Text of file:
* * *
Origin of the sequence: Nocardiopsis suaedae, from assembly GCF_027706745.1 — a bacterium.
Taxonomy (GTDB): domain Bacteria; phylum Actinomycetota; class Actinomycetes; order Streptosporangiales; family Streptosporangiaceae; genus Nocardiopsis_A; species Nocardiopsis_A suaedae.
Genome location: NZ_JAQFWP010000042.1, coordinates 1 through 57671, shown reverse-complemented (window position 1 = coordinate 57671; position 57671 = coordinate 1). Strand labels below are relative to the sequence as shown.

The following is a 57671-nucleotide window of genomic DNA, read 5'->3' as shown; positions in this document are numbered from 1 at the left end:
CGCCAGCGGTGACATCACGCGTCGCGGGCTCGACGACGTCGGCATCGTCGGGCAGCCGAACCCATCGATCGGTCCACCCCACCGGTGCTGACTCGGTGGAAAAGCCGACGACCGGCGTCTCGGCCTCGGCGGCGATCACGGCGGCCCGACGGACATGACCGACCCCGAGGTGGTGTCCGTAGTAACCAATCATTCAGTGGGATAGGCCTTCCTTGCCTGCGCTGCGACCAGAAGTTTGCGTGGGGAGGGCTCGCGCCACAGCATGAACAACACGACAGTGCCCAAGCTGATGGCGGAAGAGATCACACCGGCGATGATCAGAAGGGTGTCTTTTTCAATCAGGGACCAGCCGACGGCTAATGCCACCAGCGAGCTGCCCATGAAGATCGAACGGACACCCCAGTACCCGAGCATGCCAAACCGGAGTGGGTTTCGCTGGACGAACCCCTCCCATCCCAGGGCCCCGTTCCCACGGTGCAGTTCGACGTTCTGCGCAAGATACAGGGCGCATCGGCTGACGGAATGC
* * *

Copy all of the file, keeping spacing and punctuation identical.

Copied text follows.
Origin of the sequence: Nocardiopsis suaedae, from assembly GCF_027706745.1 — a bacterium.
Taxonomy (GTDB): domain Bacteria; phylum Actinomycetota; class Actinomycetes; order Streptosporangiales; family Streptosporangiaceae; genus Nocardiopsis_A; species Nocardiopsis_A suaedae.
Genome location: NZ_JAQFWP010000042.1, coordinates 1 through 57671, shown reverse-complemented (window position 1 = coordinate 57671; position 57671 = coordinate 1). Strand labels below are relative to the sequence as shown.

The following is a 57671-nucleotide window of genomic DNA, read 5'->3' as shown; positions in this document are numbered from 1 at the left end:
CGCCAGCGGTGACATCACGCGTCGCGGGCTCGACGACGTCGGCATCGTCGGGCAGCCGAACCCATCGATCGGTCCACCCCACCGGTGCTGACTCGGTGGAAAAGCCGACGACCGGCGTCTCGGCCTCGGCGGCGATCACGGCGGCCCGACGGACATGACCGACCCCGAGGTGGTGTCCGTAGTAACCAATCATTCAGTGGGATAGGCCTTCCTTGCCTGCGCTGCGACCAGAAGTTTGCGTGGGGAGGGCTCGCGCCACAGCATGAACAACACGACAGTGCCCAAGCTGATGGCGGAAGAGATCACACCGGCGATGATCAGAAGGGTGTCTTTTTCAATCAGGGACCAGCCGACGGCTAATGCCACCAGCGAGCTGCCCATGAAGATCGAACGGACACCCCAGTACCCGAGCATGCCAAACCGGAGTGGGTTTCGCTGGACGAACCCCTCCCATCCCAGGGCCCCGTTCCCACGGTGCAGTTCGACGTTCTGCGCAAGATACAGGGCGCATCGGCTGACGGAATGC